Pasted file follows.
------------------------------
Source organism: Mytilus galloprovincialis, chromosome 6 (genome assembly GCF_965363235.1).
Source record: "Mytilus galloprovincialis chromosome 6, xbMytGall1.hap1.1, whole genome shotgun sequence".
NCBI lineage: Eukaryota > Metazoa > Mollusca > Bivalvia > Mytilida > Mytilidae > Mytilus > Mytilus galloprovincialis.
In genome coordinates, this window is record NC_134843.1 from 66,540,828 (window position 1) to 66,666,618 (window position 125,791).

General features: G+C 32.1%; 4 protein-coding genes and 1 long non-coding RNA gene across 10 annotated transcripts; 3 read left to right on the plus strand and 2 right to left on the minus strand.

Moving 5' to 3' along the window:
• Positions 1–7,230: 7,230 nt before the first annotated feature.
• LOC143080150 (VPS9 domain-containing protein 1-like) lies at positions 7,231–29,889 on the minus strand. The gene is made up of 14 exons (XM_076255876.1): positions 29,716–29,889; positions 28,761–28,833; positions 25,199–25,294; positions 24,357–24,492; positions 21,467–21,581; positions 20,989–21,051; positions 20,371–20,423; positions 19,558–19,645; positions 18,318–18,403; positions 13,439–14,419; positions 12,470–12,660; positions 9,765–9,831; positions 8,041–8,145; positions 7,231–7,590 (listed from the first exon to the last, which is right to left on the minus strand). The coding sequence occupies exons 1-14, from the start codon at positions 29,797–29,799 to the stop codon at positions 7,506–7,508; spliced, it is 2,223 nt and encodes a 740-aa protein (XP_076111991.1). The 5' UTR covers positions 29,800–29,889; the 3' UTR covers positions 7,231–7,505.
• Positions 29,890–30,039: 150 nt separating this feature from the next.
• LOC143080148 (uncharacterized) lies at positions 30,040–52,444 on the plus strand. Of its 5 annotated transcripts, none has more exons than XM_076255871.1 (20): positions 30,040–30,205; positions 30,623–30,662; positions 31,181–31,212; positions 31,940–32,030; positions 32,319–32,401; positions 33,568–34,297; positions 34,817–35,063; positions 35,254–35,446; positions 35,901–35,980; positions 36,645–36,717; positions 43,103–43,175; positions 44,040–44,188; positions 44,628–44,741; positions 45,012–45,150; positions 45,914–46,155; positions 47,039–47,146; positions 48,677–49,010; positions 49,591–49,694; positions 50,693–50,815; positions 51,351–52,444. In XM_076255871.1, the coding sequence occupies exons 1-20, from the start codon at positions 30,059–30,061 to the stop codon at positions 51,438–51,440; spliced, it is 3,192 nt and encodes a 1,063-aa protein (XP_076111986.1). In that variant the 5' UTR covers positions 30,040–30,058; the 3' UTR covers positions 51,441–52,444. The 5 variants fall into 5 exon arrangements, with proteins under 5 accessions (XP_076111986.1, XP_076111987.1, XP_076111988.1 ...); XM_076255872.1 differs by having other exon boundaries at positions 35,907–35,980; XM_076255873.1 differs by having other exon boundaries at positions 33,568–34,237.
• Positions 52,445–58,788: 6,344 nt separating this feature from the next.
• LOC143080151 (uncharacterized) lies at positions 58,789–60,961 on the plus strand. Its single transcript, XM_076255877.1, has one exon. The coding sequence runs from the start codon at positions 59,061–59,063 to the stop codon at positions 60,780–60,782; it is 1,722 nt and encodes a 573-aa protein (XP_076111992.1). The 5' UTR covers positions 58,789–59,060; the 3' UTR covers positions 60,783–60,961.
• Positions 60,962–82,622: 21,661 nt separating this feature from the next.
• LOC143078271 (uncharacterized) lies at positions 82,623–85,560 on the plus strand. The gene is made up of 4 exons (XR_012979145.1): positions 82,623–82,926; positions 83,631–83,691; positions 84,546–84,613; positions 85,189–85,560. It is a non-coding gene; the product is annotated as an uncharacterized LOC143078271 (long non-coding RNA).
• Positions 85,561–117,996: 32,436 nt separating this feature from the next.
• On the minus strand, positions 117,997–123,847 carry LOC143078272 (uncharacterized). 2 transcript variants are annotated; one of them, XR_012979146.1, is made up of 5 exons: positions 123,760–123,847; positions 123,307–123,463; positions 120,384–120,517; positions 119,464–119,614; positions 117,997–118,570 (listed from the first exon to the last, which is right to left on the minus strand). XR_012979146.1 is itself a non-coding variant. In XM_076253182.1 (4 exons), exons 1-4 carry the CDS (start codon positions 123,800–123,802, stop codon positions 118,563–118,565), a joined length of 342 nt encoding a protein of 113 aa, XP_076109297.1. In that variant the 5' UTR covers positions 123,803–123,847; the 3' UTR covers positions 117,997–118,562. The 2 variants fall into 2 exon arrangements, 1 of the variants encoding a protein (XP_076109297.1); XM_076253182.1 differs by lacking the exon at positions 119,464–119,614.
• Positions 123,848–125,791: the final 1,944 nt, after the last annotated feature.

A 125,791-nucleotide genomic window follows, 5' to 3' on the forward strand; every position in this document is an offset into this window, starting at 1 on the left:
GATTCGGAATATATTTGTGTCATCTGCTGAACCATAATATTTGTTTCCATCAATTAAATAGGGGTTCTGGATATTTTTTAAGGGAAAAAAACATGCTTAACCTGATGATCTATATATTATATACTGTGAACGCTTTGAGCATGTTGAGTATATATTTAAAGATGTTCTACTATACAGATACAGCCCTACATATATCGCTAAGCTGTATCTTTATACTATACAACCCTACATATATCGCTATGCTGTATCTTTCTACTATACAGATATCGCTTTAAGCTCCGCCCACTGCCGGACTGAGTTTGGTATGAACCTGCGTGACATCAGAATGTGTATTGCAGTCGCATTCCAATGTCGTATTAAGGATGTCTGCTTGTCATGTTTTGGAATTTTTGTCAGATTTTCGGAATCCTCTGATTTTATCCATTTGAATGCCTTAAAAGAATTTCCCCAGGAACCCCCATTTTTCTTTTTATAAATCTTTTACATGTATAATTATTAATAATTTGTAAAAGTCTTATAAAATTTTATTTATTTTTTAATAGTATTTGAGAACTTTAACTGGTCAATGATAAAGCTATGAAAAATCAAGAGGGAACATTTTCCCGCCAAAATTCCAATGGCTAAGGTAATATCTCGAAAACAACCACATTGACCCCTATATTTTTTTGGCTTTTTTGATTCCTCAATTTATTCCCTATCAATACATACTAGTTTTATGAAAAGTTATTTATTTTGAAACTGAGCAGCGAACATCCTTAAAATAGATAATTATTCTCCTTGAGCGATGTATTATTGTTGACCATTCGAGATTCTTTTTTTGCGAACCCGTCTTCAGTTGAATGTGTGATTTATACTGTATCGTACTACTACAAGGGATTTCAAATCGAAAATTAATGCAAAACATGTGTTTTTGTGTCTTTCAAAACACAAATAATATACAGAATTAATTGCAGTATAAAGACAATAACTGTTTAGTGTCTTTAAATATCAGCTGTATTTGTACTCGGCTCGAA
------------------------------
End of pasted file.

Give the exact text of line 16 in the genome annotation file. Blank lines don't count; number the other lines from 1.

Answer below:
• On the minus strand, positions 117,997–123,847 carry LOC143078272 (uncharacterized). 2 transcript variants are annotated; one of them, XR_012979146.1, is made up of 5 exons: positions 123,760–123,847; positions 123,307–123,463; positions 120,384–120,517; positions 119,464–119,614; positions 117,997–118,570 (listed from the first exon to the last, which is right to left on the minus strand). XR_012979146.1 is itself a non-coding variant. In XM_076253182.1 (4 exons), exons 1-4 carry the CDS (start codon positions 123,800–123,802, stop codon positions 118,563–118,565), a joined length of 342 nt encoding a protein of 113 aa, XP_076109297.1. In that variant the 5' UTR covers positions 123,803–123,847; the 3' UTR covers positions 117,997–118,562. The 2 variants fall into 2 exon arrangements, 1 of the variants encoding a protein (XP_076109297.1); XM_076253182.1 differs by lacking the exon at positions 119,464–119,614.